Questions on theory

May 24, 1988

1103 15th Ave. S.E.
Minneapolis, MN 55414

Dear Dewey,

Thank you for having Jan send me copies of section 2 and Section 3 of the Outline of your Reciprocal System of physical theory. They are of inestimable value to me, I discover, the more time I have to spend with them.

My time for study recently has been more limited than usual, working with Phil Porter, Ed Navarro and Bill Mitchel to put out Vol. XVI, No. 2, Winter 1987-1988 issue of Reciprocity and preparing with Rainer Huck and Robin Sims the details of our 1988 ISUS, Inc. Summer Conference in your fair city of Portland. The Librarian, Ms June Wostel, of Gregory Heights Branch Library has graciously granted our request to reserve the Library Meeting Room, the place where we met in 1985, as the Meeting Place for our 1988 Conference. Robin Sims has reserved accommodations for us at the Jade Tree Motel. Robin is back from Australia and Rainer and Robin are planning the Conference Program. I’m working now to initiate production and assembly of Vol. XVII, No.1, Spring, 1988 issue of Reciprocity, which, I hope, we can circulate in June with more news of our Summer Conference to add to the publicity of the Conference appearing in Vol. XVI, No.2.

Returning to my studies, I wish to ask you some more questions about your theory.

  1. ISUS members currently as well as earlier have been expressing an urgent interest in learning more about the mathematics appropriate for using the Reciprocal System to revalue and unify the science of physics. My own inclination is to postulate that the physical universe as a whole and in all its parts is entirely finite. Consequently, since finite mathematics is one of humankind’s most highly developed forms of knowledge, we don’t have to reinvent the wheel; it is enough for us to study and learn what the mathematicians have to teach us about counting and computing and computing finite groups of the Reciprocal System. For more on this see Ed Navarro’s Letter to the Editor.
    Enclosed is a mathematical note of David Halprin about the Larson Number System, submitted for publication in Reciprocity. I have to write a discursive introduction to it. Although I do not quite comprehend his equation for computing reciprocals from integers, I have faith in David’s arithmetic. I have written to him to learn the denotations of K,A,B,C and r. Do you understand what David is trying to say? How would you propose to set up an algebra for teaching about computing reciprocals from integers and vice versa for calculating spin combinations constituting atoms, etc.? I’m aiming to print David’s note in vol. XVII, No. 1 as a follow-up to his note in Vol. XV
  2. Do you, Dewey, consider photons to be primary motions as well as space-time progression translations? If so what other motions, if any, do you consider to be primary?
  3. In the Reciprocal System is the physical universe conceived to be made entirely from motions at unit speed, that is identical units of motion?
  4. Does the R.S. contradict the prevalent view among physicists that physics is in some fundamental sense timeless?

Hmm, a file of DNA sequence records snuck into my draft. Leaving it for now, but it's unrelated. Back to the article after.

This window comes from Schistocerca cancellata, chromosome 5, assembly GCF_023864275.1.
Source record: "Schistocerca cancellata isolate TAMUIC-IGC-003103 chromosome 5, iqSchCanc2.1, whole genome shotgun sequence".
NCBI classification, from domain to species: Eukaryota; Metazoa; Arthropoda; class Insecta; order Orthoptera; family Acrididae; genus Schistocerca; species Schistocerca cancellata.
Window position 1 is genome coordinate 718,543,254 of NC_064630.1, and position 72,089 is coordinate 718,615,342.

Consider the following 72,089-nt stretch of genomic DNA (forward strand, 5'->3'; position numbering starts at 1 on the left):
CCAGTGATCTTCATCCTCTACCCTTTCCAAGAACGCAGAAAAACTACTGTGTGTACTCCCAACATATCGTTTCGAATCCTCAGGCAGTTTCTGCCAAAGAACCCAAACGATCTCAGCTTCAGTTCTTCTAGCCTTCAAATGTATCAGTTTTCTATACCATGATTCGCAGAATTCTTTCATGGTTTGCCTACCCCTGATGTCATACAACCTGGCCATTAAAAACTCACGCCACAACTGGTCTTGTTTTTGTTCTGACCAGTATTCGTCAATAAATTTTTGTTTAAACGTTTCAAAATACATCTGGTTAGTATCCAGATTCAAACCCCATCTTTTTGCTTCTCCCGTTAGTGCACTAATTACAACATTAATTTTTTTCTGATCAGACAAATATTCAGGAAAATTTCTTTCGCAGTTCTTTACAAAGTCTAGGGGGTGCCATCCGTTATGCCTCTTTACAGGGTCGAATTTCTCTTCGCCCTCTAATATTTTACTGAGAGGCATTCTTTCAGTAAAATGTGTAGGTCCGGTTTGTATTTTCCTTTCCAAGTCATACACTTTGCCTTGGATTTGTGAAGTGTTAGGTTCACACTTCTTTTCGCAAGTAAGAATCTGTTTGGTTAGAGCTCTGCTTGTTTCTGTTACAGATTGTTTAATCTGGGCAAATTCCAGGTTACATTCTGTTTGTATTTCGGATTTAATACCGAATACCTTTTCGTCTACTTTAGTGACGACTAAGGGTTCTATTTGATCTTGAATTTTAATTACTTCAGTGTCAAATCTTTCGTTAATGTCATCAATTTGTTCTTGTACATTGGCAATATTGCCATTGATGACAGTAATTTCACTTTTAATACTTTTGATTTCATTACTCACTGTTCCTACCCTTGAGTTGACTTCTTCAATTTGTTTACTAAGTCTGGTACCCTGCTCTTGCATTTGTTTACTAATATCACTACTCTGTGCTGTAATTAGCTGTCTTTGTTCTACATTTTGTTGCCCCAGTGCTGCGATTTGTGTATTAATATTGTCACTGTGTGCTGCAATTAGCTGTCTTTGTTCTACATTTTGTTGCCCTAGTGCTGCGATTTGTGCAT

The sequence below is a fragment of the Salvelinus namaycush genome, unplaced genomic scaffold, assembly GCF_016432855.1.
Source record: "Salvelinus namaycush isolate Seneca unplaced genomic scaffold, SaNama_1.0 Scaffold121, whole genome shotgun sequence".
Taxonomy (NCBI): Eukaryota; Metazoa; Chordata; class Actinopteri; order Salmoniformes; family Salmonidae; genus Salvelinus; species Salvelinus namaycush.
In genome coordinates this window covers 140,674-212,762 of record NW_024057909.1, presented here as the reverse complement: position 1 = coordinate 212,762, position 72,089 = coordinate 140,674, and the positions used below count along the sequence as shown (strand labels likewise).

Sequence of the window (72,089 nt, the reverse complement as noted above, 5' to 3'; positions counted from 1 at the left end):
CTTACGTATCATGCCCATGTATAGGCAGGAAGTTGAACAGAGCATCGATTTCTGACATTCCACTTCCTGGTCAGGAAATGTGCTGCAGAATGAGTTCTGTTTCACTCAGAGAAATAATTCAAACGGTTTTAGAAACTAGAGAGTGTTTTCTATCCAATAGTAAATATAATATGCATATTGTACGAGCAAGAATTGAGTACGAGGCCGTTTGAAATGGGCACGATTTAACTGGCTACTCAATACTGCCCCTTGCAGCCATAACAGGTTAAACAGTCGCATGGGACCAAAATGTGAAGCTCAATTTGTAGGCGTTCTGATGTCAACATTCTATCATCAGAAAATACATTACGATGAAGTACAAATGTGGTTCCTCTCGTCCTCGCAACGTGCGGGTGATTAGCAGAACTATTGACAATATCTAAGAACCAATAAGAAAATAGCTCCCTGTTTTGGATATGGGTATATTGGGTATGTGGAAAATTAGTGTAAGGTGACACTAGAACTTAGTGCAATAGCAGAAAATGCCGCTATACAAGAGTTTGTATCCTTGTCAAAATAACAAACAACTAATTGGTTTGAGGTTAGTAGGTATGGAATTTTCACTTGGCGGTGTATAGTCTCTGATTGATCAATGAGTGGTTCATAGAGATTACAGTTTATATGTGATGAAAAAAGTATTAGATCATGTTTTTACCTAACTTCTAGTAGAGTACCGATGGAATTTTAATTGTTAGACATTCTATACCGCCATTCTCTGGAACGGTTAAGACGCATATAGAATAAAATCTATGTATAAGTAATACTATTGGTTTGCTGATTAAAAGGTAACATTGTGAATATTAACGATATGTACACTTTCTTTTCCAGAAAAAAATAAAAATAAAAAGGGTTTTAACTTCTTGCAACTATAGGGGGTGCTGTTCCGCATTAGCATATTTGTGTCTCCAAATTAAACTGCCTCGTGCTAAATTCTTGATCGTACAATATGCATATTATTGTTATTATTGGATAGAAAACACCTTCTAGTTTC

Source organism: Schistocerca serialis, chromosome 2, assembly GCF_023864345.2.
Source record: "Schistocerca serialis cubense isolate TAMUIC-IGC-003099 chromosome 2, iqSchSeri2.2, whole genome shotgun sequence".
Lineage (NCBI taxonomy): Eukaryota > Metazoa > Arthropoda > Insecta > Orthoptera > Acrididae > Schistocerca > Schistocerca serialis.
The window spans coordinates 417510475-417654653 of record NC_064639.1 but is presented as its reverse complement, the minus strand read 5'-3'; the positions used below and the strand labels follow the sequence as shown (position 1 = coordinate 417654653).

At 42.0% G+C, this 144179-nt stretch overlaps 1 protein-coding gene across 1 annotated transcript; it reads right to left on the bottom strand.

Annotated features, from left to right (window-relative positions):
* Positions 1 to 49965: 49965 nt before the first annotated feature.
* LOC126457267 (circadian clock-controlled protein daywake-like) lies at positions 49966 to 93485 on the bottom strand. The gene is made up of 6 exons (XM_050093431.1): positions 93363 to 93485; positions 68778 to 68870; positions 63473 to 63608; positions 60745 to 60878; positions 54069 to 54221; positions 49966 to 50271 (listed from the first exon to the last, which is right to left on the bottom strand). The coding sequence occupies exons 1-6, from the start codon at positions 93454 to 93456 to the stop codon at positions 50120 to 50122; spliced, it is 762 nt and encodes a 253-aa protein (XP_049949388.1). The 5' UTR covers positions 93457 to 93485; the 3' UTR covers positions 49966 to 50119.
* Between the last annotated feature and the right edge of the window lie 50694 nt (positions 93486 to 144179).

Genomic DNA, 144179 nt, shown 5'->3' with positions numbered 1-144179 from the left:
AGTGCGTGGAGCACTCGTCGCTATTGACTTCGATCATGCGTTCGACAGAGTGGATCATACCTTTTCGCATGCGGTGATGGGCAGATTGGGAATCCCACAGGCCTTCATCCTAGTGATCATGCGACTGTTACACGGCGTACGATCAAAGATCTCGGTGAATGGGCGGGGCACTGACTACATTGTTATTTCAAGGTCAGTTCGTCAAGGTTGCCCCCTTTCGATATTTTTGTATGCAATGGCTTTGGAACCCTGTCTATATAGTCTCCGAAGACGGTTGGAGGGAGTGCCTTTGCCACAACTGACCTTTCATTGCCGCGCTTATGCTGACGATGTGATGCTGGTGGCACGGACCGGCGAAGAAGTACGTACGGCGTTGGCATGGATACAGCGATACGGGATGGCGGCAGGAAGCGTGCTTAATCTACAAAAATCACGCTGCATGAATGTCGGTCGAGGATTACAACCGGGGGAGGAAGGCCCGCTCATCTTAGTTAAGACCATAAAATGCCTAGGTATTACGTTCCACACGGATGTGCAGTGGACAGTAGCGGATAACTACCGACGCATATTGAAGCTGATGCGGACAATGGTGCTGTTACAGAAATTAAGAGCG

5. How does a progression differ from a succession of jumps?
  6. In what sense is space-time progression continuous?
    In what sense is space-time progression discontinuous?
  7. How does a succession of motions relate to and differ from a combination of motions?
  8. If the physical universe is finite, then there must exist a maximum speed in the physical universe, must there not? It is not unit speed, since the speed of cosmic entities exceeds unit speed? Is the speed of some cosmic entity maximum and if you know theoretically what it is, please tell me??
  9. Do you challenge Einstein when he claims: “the distinction between past, present and future is only an illusion, even if a stubborn one”?
  10. Do you agree with Bertrand Russell that “to realize the unimportance of time is the gate of wisdom” and that “it is a mere accident that we have no memory of the future”?
  11. Do you dispute Percy Bridgman’s opinion that “in any operational view of the meaning of natural concepts the motion of time must be used as a primitive concept, which cannot be analysed but must be accepted so that it is meaningless to speak of a reversal of the direction of time”?
  12. I think you consider a living organism to be a material system (body) under the governance of a cosmic control unit (a psyche, mind). Is the body, including the brain constituted by motions in space and is the cosmic control unit constituted by motions in time?
  13. I think that you also consider a human being to be under the governance of another non-physical control unit (the human spirit). I wish to learn in what sense this control unit is non-physical. Does non-physical imply motionless, spaceless, timeless or in some other sense beyond time and space and motion?
  14. I think of the Creator mentioned in the Declaration that all women and men are created equal and independent in ultimate human worth as possibly a spirit without body, parts or passions? What do you think about the possible existence of disembodied spirits?

I have many more questions to ask, but will stop here, because I realize that have you many more good uses of your time besides answering questions and I have other things to do also. I look forward to meeting with you and Dorothy again in August and meanwhile Winnie and I send our best wishes for the well-being of you and yours.


International Society of  Unified Science
Reciprocal System Research Society

Salt Lake City, UT 84106

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